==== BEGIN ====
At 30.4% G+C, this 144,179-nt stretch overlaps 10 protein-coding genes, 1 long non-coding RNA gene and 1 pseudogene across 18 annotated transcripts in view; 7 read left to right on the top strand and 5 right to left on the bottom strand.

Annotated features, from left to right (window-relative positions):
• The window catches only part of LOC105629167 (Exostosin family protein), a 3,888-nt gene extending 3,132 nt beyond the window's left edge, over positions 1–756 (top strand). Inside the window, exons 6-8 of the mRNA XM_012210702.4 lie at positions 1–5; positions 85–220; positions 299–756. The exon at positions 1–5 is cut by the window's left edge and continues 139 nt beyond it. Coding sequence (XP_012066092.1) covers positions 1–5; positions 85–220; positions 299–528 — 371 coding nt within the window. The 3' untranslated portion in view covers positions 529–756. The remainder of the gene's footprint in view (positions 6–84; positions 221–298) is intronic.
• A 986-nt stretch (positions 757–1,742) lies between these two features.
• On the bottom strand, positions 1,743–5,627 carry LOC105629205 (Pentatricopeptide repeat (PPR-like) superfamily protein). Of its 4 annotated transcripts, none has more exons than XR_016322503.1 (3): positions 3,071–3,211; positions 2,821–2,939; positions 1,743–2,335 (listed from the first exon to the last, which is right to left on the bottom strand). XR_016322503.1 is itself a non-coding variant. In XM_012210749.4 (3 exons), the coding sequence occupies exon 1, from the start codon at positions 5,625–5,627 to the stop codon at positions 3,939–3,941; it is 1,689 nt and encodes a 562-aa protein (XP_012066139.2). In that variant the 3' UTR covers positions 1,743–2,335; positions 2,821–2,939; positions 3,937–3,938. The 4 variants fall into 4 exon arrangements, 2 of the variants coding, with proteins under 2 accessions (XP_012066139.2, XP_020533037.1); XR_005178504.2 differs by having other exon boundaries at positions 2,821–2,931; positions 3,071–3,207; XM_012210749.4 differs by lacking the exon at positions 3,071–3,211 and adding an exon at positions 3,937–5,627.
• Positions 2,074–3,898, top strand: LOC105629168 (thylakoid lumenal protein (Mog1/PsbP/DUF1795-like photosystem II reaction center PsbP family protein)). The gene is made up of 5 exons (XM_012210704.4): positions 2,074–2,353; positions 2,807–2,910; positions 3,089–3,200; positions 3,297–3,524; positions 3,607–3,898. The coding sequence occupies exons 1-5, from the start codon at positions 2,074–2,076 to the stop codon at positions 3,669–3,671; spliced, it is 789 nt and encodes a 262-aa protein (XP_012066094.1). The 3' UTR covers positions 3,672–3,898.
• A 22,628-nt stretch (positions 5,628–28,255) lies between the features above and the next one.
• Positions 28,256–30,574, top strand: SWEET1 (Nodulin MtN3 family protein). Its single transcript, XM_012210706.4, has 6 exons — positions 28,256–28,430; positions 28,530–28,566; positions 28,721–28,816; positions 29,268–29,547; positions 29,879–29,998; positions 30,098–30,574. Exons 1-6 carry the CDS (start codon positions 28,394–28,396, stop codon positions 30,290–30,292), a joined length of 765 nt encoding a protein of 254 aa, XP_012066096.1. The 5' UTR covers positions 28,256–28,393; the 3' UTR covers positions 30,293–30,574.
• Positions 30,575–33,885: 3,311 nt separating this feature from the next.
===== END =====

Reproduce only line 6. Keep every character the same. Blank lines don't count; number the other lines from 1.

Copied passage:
• Positions 2,074–3,898, top strand: LOC105629168 (thylakoid lumenal protein (Mog1/PsbP/DUF1795-like photosystem II reaction center PsbP family protein)). The gene is made up of 5 exons (XM_012210704.4): positions 2,074–2,353; positions 2,807–2,910; positions 3,089–3,200; positions 3,297–3,524; positions 3,607–3,898. The coding sequence occupies exons 1-5, from the start codon at positions 2,074–2,076 to the stop codon at positions 3,669–3,671; spliced, it is 789 nt and encodes a 262-aa protein (XP_012066094.1). The 3' UTR covers positions 3,672–3,898.